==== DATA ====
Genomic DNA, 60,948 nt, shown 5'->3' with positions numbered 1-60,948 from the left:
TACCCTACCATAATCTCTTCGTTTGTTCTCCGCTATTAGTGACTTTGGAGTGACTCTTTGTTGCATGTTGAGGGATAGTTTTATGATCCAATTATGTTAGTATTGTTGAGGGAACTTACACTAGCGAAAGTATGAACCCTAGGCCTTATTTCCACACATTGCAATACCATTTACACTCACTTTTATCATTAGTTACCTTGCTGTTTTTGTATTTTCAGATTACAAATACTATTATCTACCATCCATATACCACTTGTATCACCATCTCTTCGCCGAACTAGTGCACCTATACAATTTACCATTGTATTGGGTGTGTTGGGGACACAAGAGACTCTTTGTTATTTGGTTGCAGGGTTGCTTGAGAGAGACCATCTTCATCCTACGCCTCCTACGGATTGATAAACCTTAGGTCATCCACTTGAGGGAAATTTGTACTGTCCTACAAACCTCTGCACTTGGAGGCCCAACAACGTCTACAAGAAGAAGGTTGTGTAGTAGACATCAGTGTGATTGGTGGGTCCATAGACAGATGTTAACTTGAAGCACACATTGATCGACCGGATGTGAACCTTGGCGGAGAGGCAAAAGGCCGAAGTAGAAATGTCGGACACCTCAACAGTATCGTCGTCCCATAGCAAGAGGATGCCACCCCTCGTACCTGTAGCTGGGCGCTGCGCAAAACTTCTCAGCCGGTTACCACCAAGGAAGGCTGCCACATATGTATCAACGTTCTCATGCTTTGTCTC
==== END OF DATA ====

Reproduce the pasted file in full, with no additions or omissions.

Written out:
Genomic DNA, 60,948 nt, shown 5'->3' with positions numbered 1-60,948 from the left:
TACCCTACCATAATCTCTTCGTTTGTTCTCCGCTATTAGTGACTTTGGAGTGACTCTTTGTTGCATGTTGAGGGATAGTTTTATGATCCAATTATGTTAGTATTGTTGAGGGAACTTACACTAGCGAAAGTATGAACCCTAGGCCTTATTTCCACACATTGCAATACCATTTACACTCACTTTTATCATTAGTTACCTTGCTGTTTTTGTATTTTCAGATTACAAATACTATTATCTACCATCCATATACCACTTGTATCACCATCTCTTCGCCGAACTAGTGCACCTATACAATTTACCATTGTATTGGGTGTGTTGGGGACACAAGAGACTCTTTGTTATTTGGTTGCAGGGTTGCTTGAGAGAGACCATCTTCATCCTACGCCTCCTACGGATTGATAAACCTTAGGTCATCCACTTGAGGGAAATTTGTACTGTCCTACAAACCTCTGCACTTGGAGGCCCAACAACGTCTACAAGAAGAAGGTTGTGTAGTAGACATCAGTGTGATTGGTGGGTCCATAGACAGATGTTAACTTGAAGCACACATTGATCGACCGGATGTGAACCTTGGCGGAGAGGCAAAAGGCCGAAGTAGAAATGTCGGACACCTCAACAGTATCGTCGTCCCATAGCAAGAGGATGCCACCCCTCGTACCTGTAGCTGGGCGCTGCGCAAAACTTCTCAGCCGGTTACCACCAAGGAAGGCTGCCACATATGTATCAACGTTCTCATGCTTTGTCTC